If you feel stressed about moving, imagine what it’s like for your kids. You have a say in the decisions that dictate the how, when and where of your move. Your kids probably don’t.
Children are creatures of habit. Any disturbance in the routine will prompt a reaction, whether it’s a teenager rebelling or a four-year old pitching a fit. It’s normal for them to feel apprehensive and anxious – make sure they know that.
Talk to children about what to expect, answer questions, share your feelings and encourage them to share theirs. Make sure they know they can come to you at any time. The prospect of being uprooted from school, sports teams, friends and a familiar house can be traumatic, and the longer your children have been building relationships, the more upset they will likely be. Let them know that you can and will help them through the transition. Every child is different, but overall, kids are pretty resilient; they just need time to warm up to new ideas and get adjusted to major changes in their lives. Let them know why the family is moving and put the date of your move on the family calendar for all to see.
All is not lost
Remind them that moving doesn’t mean they’re going to lose touch with their friends. They can still keep in contact via e-mail, text message and social networks. You may also want to arrange a visit where your children’s friends come to the new house after you’ve settled in a bit.
Be a role model
Kids pick up on their parents’ emotion and state of mind. If you’re frantic and nervous about the move, they will be too. If you keep it together and express confidence, your kids will likely follow your lead. Concentrate on all the opportunities and emphasize all new experiences that lie ahead. This is an exciting time.
Let them help
If it’s practical, let the kids participate during the home search. Encourage them to ask questions – sometimes kids ask the most insightful questions. Look at the house through their eyes and try to think of their concerns. Take extra time to show them where their room will be, and ask them to think about where they want their furniture.
Pick it up, pack it in
Packing is never fun, nor is it tremendously exciting. Younger kids in particular may need a little help understanding the concept. Let them know you’re not throwing away toys; you’re just making sure that they’re packed safely away and that they’ll be available when you get to the new place. Let them write their names on the boxes with colorful magic markers or crayons.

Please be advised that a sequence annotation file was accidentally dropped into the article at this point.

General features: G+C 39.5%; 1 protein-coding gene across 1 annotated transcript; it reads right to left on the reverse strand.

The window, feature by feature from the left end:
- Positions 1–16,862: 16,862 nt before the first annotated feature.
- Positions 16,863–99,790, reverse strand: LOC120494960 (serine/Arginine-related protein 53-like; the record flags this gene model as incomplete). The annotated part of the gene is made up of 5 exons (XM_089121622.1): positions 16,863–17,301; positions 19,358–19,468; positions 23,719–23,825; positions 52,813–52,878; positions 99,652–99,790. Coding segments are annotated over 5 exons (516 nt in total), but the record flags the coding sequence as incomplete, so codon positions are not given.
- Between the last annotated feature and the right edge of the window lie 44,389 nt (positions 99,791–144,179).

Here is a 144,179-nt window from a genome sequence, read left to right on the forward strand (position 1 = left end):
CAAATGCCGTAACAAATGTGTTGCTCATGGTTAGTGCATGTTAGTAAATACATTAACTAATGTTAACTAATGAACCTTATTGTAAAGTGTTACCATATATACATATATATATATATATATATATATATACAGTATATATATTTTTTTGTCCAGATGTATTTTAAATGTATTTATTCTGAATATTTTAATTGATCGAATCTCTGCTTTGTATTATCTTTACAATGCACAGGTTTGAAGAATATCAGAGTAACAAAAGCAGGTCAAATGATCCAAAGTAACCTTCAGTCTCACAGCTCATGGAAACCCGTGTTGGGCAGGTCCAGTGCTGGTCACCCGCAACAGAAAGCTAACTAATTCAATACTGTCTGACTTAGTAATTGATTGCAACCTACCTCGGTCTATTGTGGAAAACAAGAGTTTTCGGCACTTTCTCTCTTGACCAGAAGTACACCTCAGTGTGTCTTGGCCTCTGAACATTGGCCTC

One tip that can really help, no matter the age, is to have a box with just their “important” stuff. This box may contain music, pictures, a favorite book, a stuffed animal or any other valued item. If possible, it should stay with the family during the move. If it must go with the movers, unpack it first to create a level of comfort and familiarity on the first night in the new house.
What’s it like?
If you’re moving to a new city or state, show them where you’re going to live on a map. Also, use the Internet to find kid-friendly attractions and other information about your new town. Allow them to get excited, as this may help counteract some of their nerves. It also helps to get your family back into a comfortable routine as quickly as possible.
We can do it
Moving can be a stressful experience for kids, but as a parent, you can alleviate some of the anxiety by being honest, answering questions and involving them in the process.
Ask your Texas Realtor® for advice or resources that can help ease the transition to your new community. As an expert in the real estate industry, your Realtor® likely helped another family through a similar situation.
For more information about moving or to find a Texas Realtor®, visit TexasRealEstate.com.